Bankhurst



Bankhurst — the highly-developed corridor of office buildings, government offices, shops, luxury apartments and condominiums is the heart of the Northside, and one of the world’s great centers of finance.

Named for the Revolutionary War hero of the Battle of the Stewart River, who after the war had a farm not far from the Berkely Center , Bankhurst is a hustling, bustling place where the only thing taller than the skyscrapers are the egos of some of the people who work in them.

Most people come to Bankhurst to work or to shop. It has relatively few residential buildings, and even the cheapest of those has rents in the many thousands of dollars per month. Only the extremely wealthy live here — and usually they’re nouveau riche to boot, since old money prefers Irishtown.

Only in Bankhurst would “rooftop helipad” be included in a real estate listing.

LANDMARKS

  • The Hudson City Stock Exchange

  • The Lowdown
  • The southernmost part of Bankhurst is known as Lower Downtown, or more commonly just “the Lowdown.” Despite the poor connotations of the name, which was coined a few decades ago by snobbish residents of the “upper” part of Bankhurst, Lowdown is every bit as nice as the rest of Bankhurst.

    Many people claim the best part of the Lowdown is Timothy Street, a road that was once little more than an alley.
    Over the past couple of decades developers have transformed it into a half-elegant, half-trendy/hip shopping area, almost like a pedestrian mall.
    Visit the Longino & Pierce art gallery for the latest selection from Hudson City’s art community, stop by the Bagel Joint for some breakfast, or get a new suit at the local branch of Berghalter & Sneed!

  • Westhurst
  • Although slightly more residential than the Lowdown or the main part of Bankhurst, with a tendency toward small, elegant brownstones painted cream or shades of tan, it’s still primarily a business neighborhood.
    The buildings aren’t quite as tall as they are to the immediate east, but they’re just as filled with stockbrokers, lawyers, accountants, and businessmen of every variety.

  • The Berkely Commercial Center And Sports Metroplex

  • The Murchison Building
  • The Murchison Building was built in the 1920s with an art-deco style. It is the home to the offices of many important and powerful companies.
    With its arch-like polished copper roof, the Murchison Building is a distinctive part of the lower Northside skyline.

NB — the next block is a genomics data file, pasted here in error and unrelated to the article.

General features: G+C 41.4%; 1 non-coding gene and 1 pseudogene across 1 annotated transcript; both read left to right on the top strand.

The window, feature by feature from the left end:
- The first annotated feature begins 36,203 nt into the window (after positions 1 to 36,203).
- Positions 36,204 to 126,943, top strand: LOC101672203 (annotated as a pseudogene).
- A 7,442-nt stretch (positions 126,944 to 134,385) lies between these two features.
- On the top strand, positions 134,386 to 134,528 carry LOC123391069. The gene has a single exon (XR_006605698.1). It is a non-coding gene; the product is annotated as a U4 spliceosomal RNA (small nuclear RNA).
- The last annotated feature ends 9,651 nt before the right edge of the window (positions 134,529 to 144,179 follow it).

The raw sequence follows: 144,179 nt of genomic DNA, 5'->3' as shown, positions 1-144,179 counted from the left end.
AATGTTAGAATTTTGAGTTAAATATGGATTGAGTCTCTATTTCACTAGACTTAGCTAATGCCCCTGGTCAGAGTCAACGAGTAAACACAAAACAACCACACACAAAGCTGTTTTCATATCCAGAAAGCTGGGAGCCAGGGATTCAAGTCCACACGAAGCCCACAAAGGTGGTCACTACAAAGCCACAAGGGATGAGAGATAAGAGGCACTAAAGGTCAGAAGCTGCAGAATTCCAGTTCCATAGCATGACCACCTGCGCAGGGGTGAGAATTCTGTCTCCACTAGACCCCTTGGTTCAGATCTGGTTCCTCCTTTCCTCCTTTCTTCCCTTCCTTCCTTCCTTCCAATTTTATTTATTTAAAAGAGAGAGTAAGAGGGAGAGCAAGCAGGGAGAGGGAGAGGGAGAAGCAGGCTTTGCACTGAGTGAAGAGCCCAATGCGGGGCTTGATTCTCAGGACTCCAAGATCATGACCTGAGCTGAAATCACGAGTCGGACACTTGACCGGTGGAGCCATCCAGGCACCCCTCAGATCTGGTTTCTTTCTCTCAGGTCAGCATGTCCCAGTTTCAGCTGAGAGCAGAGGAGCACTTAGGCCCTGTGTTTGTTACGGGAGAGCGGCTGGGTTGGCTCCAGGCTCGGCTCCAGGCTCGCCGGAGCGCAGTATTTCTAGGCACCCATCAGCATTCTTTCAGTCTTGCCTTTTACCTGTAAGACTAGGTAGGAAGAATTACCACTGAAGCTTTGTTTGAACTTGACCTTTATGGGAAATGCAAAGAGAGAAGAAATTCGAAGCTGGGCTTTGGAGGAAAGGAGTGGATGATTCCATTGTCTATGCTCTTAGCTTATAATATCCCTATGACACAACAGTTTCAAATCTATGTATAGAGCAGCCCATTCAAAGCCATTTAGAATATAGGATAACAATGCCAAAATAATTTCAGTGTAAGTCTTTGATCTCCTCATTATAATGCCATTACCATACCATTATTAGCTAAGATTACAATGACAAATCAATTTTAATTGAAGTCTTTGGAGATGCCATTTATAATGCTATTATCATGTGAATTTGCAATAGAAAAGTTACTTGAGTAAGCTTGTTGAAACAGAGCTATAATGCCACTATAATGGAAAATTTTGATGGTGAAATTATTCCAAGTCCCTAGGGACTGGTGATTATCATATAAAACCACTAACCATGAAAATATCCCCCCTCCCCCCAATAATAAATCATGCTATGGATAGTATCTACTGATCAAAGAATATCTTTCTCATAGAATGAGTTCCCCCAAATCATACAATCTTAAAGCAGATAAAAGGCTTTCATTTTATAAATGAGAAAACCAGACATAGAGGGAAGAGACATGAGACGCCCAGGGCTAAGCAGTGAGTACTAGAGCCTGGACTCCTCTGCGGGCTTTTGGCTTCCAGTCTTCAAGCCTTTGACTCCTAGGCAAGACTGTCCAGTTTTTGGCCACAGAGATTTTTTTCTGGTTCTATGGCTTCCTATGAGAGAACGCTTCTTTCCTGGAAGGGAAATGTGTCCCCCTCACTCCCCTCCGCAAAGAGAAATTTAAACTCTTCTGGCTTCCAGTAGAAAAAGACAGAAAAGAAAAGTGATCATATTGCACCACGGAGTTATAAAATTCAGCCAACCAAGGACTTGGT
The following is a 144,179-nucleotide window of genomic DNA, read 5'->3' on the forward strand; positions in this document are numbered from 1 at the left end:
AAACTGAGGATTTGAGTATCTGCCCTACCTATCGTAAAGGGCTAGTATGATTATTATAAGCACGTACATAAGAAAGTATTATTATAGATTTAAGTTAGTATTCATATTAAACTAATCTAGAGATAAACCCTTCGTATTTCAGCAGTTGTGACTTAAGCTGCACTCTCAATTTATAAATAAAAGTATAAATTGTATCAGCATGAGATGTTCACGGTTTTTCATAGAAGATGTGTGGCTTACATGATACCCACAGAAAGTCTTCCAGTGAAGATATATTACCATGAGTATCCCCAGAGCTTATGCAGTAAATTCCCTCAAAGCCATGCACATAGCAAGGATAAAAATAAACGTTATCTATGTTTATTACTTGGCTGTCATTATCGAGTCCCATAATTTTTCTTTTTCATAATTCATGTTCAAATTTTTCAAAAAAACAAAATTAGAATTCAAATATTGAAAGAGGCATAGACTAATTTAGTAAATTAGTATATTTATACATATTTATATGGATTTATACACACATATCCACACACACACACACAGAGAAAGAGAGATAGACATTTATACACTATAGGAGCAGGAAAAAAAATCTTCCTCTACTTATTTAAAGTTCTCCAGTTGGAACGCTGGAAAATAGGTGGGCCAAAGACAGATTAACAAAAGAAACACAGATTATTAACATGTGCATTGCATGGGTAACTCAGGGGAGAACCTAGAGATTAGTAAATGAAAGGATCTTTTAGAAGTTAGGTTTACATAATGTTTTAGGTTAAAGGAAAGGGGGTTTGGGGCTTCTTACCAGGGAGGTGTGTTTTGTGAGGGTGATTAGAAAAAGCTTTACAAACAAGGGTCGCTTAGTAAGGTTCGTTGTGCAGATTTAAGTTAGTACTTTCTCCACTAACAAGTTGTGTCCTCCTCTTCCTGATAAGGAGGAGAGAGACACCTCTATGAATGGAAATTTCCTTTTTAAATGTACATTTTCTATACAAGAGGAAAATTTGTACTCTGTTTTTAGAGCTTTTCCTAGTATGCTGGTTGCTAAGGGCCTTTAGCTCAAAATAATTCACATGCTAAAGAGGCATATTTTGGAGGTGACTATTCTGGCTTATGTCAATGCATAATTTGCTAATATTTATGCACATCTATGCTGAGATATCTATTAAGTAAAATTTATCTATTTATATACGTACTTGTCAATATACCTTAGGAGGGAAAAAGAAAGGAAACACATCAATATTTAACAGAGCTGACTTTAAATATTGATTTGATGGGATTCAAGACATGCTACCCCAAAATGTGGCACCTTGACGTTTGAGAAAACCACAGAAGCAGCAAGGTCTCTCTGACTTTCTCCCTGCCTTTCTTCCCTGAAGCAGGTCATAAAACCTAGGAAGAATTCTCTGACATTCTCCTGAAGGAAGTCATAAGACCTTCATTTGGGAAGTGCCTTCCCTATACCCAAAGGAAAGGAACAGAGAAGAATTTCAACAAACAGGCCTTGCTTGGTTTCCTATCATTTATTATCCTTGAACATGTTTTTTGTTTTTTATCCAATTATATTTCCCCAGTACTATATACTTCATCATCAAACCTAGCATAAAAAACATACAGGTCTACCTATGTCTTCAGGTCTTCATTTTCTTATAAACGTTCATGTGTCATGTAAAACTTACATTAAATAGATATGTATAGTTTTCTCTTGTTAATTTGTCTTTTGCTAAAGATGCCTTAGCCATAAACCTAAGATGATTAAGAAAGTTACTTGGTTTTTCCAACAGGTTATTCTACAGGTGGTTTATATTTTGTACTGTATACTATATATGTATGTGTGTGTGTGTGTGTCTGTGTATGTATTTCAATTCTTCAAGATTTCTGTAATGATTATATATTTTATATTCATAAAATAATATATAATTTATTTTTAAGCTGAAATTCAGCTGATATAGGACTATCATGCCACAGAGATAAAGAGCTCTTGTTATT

Nestled right underneath that roof is the Huntsman’s Club, a members-only club popular among wealthy businessmen who work in the building or elsewhere in Bankhurst.

  • Stailey Towers
  • Built in the early 1980s, these two buildings have an unusual “nested” configuration. The larger (48 stories) and more northerly of them is vaguely crescent-shaped and seems almost to wrap or “embrace” the shorter (36 stories), square-shaped building (despite the fact that the two are separated by enough space that there’s no skywalk connecting them).
    The brainchild of architect Monroe Stailey, the Towers have become associated with “trendy” up-and-coming companies, including many software firms with more money than sense.

  • The Stewart Regency Hotel

  • Cartographica
  • Owned and operated by Melinda McKittrick, Cartographica sells maps, atlases, globes, and similar objects, both antique and modern.

  • Elegancia
  • Specializing in the most exclusive of designer fashions for women, Elegancia is a muststop destination for wealthy young women, movie actresses, and others who insist on looking their absolute best no matter what the cost.

  • Feinblum’s Jewelry
  • After buying a few frocks at Elegancia, a woman needs jewelry to go with them, doesn’t she?
    Fortunately, all she has to do is stroll half a block down the street to Feinblum’s, supplier of the finest in jewelry to discriminating clients for over 55 years.

  • Mortenson and Sons Tailors
  • Men who refuse to buy “off the rack” — even at the most upscale of stores — turn to “Morrie” Mortenson and his four sons for the best in custom-tailored suits, tuxedos, and casual wear.

  • Aces High
  • An inviting atmosphere, a festive crowd, and inexpensive drinks and appetizers bring in a crowd every night at Aces High, a nightclub in the Lowdown. It plays only soft music.

  • Biff’s Grill
  • Biff ’s, a Hudson City institution for nearly forty years, serves well-cooked American food in a restaurant decorated like a Fifties diner.

  • The Garden
  • Fine food, lush music, and elegant decor combine to make the Garden a destination spot for those whose idea of entertainment runs more toward dining and dancing than ear-splitting rock music.

  • Phoenix
  • Phoenix is a restaurant for Hudsonites with discriminating palates and “an inclination toward gustatory experimentation,” as owner and head chef Alberto Raimundo puts it. Phoenix specializes in rare and exotic foods: elephant, scorpion, caribou, iguana, weird Asian and Oceanic vegetables, you name it — the more unusual, the better.

  • Running With Scissors
  • Up and coming rock, rhythm and blues, and soul acts dream of getting a gig at Running With Scissors, one of the most prominent music clubs on the East Coast.

  • Satin Angels

  • Top Of The World
  • Located on the top floor of the eighty-story office building known simply as 3418 Hastings, Top of the World is one of the most exclusive and elegant nightclub/bars in Hudson City.
    Most people can barely afford to have one drink, much less an evening’s worth of them or a meal, at TotW, but for those with money to spend it’s one of the most popular watering holes in Bankhurst.

Bankhurst

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